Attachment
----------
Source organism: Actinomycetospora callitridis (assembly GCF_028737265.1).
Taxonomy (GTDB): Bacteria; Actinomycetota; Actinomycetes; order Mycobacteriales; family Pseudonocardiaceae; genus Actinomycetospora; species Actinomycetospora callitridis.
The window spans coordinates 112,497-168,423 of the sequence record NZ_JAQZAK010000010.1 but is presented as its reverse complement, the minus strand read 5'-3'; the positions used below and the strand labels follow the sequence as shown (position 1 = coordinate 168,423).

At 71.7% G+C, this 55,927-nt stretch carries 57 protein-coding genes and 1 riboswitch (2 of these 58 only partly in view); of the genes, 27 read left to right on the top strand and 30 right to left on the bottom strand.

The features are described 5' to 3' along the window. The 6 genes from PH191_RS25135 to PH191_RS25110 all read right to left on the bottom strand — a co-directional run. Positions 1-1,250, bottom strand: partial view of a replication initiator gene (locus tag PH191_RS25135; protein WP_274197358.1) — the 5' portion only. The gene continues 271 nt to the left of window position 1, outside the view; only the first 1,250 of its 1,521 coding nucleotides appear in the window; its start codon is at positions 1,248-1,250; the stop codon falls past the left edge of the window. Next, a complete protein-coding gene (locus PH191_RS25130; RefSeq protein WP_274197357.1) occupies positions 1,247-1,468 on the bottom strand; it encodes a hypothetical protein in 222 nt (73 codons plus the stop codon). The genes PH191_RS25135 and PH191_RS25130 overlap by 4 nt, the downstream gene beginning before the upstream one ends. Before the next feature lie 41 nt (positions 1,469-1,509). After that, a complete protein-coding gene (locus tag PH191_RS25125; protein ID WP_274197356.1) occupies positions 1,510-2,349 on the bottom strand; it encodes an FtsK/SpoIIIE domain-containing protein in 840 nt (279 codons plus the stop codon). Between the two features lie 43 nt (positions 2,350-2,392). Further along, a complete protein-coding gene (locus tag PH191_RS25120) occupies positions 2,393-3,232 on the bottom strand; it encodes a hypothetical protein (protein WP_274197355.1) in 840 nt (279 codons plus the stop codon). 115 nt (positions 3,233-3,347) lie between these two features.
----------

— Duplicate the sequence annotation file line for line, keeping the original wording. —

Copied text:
Source organism: Actinomycetospora callitridis (assembly GCF_028737265.1).
Taxonomy (GTDB): Bacteria; Actinomycetota; Actinomycetes; order Mycobacteriales; family Pseudonocardiaceae; genus Actinomycetospora; species Actinomycetospora callitridis.
The window spans coordinates 112,497-168,423 of the sequence record NZ_JAQZAK010000010.1 but is presented as its reverse complement, the minus strand read 5'-3'; the positions used below and the strand labels follow the sequence as shown (position 1 = coordinate 168,423).

At 71.7% G+C, this 55,927-nt stretch carries 57 protein-coding genes and 1 riboswitch (2 of these 58 only partly in view); of the genes, 27 read left to right on the top strand and 30 right to left on the bottom strand.

The features are described 5' to 3' along the window. The 6 genes from PH191_RS25135 to PH191_RS25110 all read right to left on the bottom strand — a co-directional run. Positions 1-1,250, bottom strand: partial view of a replication initiator gene (locus tag PH191_RS25135; protein WP_274197358.1) — the 5' portion only. The gene continues 271 nt to the left of window position 1, outside the view; only the first 1,250 of its 1,521 coding nucleotides appear in the window; its start codon is at positions 1,248-1,250; the stop codon falls past the left edge of the window. Next, a complete protein-coding gene (locus PH191_RS25130; RefSeq protein WP_274197357.1) occupies positions 1,247-1,468 on the bottom strand; it encodes a hypothetical protein in 222 nt (73 codons plus the stop codon). The genes PH191_RS25135 and PH191_RS25130 overlap by 4 nt, the downstream gene beginning before the upstream one ends. Before the next feature lie 41 nt (positions 1,469-1,509). After that, a complete protein-coding gene (locus tag PH191_RS25125; protein ID WP_274197356.1) occupies positions 1,510-2,349 on the bottom strand; it encodes an FtsK/SpoIIIE domain-containing protein in 840 nt (279 codons plus the stop codon). Between the two features lie 43 nt (positions 2,350-2,392). Further along, a complete protein-coding gene (locus tag PH191_RS25120) occupies positions 2,393-3,232 on the bottom strand; it encodes a hypothetical protein (protein WP_274197355.1) in 840 nt (279 codons plus the stop codon). 115 nt (positions 3,233-3,347) lie between these two features.